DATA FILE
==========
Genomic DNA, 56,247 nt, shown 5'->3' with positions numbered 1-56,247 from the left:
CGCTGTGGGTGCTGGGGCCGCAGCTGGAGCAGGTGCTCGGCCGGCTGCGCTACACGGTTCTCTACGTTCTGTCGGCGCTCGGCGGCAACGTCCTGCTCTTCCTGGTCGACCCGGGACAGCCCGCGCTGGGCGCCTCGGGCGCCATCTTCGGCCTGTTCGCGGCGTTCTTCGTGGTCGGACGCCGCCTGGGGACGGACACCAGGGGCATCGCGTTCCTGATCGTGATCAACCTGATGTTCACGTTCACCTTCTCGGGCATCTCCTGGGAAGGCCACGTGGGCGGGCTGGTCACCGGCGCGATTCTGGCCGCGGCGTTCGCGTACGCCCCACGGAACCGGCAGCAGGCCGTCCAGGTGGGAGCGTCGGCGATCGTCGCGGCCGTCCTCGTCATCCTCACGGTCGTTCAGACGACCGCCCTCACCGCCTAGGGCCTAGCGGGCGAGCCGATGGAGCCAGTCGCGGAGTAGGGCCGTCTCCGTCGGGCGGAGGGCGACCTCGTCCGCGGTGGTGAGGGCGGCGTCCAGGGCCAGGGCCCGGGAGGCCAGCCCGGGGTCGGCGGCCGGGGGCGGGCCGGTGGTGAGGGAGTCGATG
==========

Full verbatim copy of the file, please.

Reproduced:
Genomic DNA, 56,247 nt, shown 5'->3' with positions numbered 1-56,247 from the left:
CGCTGTGGGTGCTGGGGCCGCAGCTGGAGCAGGTGCTCGGCCGGCTGCGCTACACGGTTCTCTACGTTCTGTCGGCGCTCGGCGGCAACGTCCTGCTCTTCCTGGTCGACCCGGGACAGCCCGCGCTGGGCGCCTCGGGCGCCATCTTCGGCCTGTTCGCGGCGTTCTTCGTGGTCGGACGCCGCCTGGGGACGGACACCAGGGGCATCGCGTTCCTGATCGTGATCAACCTGATGTTCACGTTCACCTTCTCGGGCATCTCCTGGGAAGGCCACGTGGGCGGGCTGGTCACCGGCGCGATTCTGGCCGCGGCGTTCGCGTACGCCCCACGGAACCGGCAGCAGGCCGTCCAGGTGGGAGCGTCGGCGATCGTCGCGGCCGTCCTCGTCATCCTCACGGTCGTTCAGACGACCGCCCTCACCGCCTAGGGCCTAGCGGGCGAGCCGATGGAGCCAGTCGCGGAGTAGGGCCGTCTCCGTCGGGCGGAGGGCGACCTCGTCCGCGGTGGTGAGGGCGGCGTCCAGGGCCAGGGCCCGGGAGGCCAGCCCGGGGTCGGCGGCCGGGGGCGGGCCGGTGGTGAGGGAGTCGATG